Step Back to the Unsurpassed Past at the Victorian Villa

MI Tish 047

Well, it’s frigidly cold in Omaha today, so I thought it might be a good time to share just how I got so interested in bed and breakfasts.  So gather around while I put another coal on the fire and prepare yourselves to hear the tale of the Victorian Villa.

It was the spring of 2004 and I am an incredibly avid reader who especially loves to read mysteries.  On this particular spring day, it suddenly struck me that it might be fun if I could find a mystery weekend and actually experience a case for myself.  Off to the internet I went and began searching to see what I might be able to find.  When I included the name of Sherlock Holmes into my search, one of my results was for the Victorian Villa in Union City, MI.

I clicked on the link and was quite impressed with what I saw.  What really caught my eye was that one of the rooms in the Carriage House of the Villa was called the Sherlock Holmes Bedchamber and the second floor of the Carriage House also contained a little museum dedicated to Sherlock Holmes.  Reading that sorely tempted me to make a visit to the Villa, but then I noticed that a mystery weekend was going to be held in April of that year.

I couldn’t say no to that, so I went ahead and booked the Sherlock Holmes Bedchamber and was told I’d be contacted “by that nice Mr. Denham” of Shadowstalkers, the organization behind the mystery event.  Both Ron Gibson, the owner of the Villa, and that nice Mr. Denham sounded a little surprised when they found out I was coming from Omaha.  Most of the visitors to the Villa come from within a 2.5 to 3 hour radius and I was going to drive 10 hours to attend this event.

I’ll repeat that.

I drove 10 hours from Omaha to Union City to attend this event.  Little did I know that I would be so bowled over by the Villa that I would make that journey 3 more times over the next decade.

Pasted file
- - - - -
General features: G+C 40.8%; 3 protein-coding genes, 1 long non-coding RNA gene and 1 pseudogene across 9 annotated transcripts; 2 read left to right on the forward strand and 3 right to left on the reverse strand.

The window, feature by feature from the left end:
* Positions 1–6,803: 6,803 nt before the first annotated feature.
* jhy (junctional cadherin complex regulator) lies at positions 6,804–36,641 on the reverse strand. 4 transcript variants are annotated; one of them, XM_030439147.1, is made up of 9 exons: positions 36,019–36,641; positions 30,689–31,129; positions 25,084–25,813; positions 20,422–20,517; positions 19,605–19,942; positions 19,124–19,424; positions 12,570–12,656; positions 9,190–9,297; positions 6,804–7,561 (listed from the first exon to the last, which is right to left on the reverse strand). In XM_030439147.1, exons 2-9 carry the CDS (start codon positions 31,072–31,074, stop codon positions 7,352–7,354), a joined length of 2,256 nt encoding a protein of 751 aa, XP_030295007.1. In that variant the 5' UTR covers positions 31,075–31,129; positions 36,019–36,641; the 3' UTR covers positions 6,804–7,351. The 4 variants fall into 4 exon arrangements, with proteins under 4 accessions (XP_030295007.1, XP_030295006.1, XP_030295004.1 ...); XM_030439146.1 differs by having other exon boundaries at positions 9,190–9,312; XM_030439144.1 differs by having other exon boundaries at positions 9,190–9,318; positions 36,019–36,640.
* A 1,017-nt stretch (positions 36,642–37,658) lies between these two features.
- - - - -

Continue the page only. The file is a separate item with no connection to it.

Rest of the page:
I still remember my arrival on that spring Friday in April 2004.  I was warmly welcomed to the inn by its innkeeper, Cynthia Shattuck, who brought me to the bar area where I met Ron Gibson and his son, Josh.  Ron gave me a hearty greeting and told me I was free to explore the house and could enter any bedroom with an open door (signifying no occupation by guests) and that I could take all the pictures I wanted.

I was absolutely mesmerized by the intricate beauty of the place.  I felt as if I had truly passed through a time warp as everything was authentically Victorian from when the place had first been built in 1876.  Even more amazing was the history of how the mansion was first built all the way through to its rebirth as the Victorian Villa.  This had truly been a labor of love for Ron whom I was told put in 18 hour days for several years to restore the Villa back to its original condition.

The Villa is known as the #1 inn in the Midwest and a well deserved reputation it is.  Aside from the beauty of the place, the inn was famed for its Sherlock Holmes weekends, Victorian Christmas weekends, and food.  The Villa has been featured in numerous articles and, I believe, on the Michigan PBS station.

One could spend hours just soaking in the scenery of the Villa and the meals have been some of the most enjoyable that I have ever eaten.  Over the years, I have had such delicacies as cream cheese stuffed French Toast, ox and barley stew, English Cheshire Cheddar Cheese Soup, and roast goose.  And the rooms are a unique treasure in and of themselves.  During my visits I have enjoyed the Sherlock Holmes Bedchamber, the Victorian Country Bedchamber, and Tower Suite South.